Not Just a Boy: Cupertino High School UN Story Challenge
http://pustolovec.si/Photo Courtesy from Nick from nopsa
In seventh grade, I was a referee for AYSO, a recreational soccer league. As I stepped onto the field, I noticed that one of the kids was different from the rest of the players. I still remember the pair of glasses that covered his eyes. He also was easily aroused by the environment around him. Without pausing to think, I began to judge him from the very instant I glanced at him. I looked at him as inferior without fully comprehending his situation. I was, without a doubt, demoralizing a human whom I knew nothing about.
As the game progressed, I began to observe both the boy’s behavior and also the manner in which his teammates acted towards him. Although he did not play for an extensive time, it was quite clear that his team seemed to have a condescending attitude about him. Once the game-ending whistle was blown, I left the field with a mind filled with thoughts about what I just saw. By just having a disability, how does the boy suddenly become inferior to the rest of society? He was still a boy. His dreams and aspirations are similar to mine. He liked to play soccer and so did I. So, why was it that he was not treated with the same respect as I was?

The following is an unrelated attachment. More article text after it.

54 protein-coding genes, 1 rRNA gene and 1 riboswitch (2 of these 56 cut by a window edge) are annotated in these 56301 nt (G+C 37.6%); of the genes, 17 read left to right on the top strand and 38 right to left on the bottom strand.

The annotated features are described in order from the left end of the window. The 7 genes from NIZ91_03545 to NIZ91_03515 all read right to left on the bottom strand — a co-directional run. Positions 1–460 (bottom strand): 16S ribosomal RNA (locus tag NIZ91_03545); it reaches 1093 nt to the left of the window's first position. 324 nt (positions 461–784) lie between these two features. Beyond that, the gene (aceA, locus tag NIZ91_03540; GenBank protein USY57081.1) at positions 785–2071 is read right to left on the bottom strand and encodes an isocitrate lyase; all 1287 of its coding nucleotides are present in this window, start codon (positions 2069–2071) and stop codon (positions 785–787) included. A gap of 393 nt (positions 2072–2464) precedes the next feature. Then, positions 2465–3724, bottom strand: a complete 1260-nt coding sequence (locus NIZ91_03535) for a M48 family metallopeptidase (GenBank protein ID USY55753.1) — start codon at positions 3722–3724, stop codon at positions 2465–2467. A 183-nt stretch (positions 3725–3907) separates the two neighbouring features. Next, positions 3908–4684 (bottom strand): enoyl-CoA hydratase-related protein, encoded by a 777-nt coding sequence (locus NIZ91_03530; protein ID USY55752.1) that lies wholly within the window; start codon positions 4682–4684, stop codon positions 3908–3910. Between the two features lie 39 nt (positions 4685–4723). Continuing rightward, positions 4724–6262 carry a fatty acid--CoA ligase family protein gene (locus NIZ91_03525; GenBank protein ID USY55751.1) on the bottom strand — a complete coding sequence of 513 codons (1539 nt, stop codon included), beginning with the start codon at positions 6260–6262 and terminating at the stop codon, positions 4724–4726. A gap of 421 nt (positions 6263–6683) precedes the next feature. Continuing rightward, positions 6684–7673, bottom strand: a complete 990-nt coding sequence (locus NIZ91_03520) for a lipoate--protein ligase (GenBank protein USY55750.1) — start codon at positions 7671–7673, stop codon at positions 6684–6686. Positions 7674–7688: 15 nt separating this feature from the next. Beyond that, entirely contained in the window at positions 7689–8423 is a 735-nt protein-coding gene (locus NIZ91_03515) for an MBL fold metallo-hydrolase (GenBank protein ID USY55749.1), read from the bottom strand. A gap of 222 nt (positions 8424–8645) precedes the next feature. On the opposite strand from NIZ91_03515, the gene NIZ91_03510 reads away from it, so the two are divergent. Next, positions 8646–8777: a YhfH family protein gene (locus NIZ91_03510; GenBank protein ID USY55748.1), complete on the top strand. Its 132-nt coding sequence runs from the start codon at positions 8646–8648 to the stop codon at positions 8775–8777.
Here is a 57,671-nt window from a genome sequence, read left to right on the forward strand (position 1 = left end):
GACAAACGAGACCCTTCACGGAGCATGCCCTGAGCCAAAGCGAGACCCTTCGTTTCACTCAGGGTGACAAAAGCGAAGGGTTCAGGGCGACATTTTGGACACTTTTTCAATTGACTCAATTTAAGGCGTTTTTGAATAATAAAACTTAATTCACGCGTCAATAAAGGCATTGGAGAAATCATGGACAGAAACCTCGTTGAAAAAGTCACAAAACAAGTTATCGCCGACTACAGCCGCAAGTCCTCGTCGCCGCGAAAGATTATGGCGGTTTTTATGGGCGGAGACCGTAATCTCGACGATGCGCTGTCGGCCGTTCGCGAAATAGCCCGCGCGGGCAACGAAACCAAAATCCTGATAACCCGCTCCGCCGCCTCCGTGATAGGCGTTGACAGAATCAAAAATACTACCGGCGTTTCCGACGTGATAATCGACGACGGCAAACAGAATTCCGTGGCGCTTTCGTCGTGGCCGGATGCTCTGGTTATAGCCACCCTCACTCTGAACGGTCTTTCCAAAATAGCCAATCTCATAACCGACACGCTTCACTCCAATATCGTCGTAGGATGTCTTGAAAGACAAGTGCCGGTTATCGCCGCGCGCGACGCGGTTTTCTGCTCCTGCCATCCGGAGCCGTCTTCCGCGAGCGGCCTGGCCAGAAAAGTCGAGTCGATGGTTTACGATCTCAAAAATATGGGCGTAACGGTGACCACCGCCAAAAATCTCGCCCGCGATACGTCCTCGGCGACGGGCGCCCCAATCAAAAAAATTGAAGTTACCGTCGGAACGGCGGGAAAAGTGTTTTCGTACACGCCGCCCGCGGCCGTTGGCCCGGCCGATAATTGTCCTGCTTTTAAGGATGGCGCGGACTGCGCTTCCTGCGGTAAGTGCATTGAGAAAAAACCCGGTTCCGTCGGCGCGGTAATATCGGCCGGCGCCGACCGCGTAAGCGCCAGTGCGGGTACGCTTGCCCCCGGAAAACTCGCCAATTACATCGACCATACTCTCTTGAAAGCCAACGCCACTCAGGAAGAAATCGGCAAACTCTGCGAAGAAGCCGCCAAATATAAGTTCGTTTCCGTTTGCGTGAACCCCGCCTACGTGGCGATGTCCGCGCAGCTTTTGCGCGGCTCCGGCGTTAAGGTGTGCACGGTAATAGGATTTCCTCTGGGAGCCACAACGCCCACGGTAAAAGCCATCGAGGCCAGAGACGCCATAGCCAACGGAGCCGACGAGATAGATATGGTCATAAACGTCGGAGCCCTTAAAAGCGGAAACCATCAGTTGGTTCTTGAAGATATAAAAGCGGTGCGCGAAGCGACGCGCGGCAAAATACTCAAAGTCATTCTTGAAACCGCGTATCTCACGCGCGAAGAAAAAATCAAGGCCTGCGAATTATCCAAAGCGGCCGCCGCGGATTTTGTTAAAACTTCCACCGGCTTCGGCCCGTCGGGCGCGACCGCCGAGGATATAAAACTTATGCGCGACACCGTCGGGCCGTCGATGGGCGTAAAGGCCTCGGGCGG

Later that week, after talking to my friends at school, I realized just how ordinarily they used “retarded”. Every time I heard it, I was reminded of the boy on the soccer field and his plight. Every time that word sprang up, it hit me with a pang of disgust. I resolved to end this and began to correct my friends each time the word showed up. By doing so, I brought awareness not only to myself but to a group of people. Although it may not seem like a big deal, I truly felt as if I was helping others. I was 12 years old at the time and I am glad that I was given the opportunity to witness that specific game. This eventually set off my mission to stop people from further demoting the mentally disabled.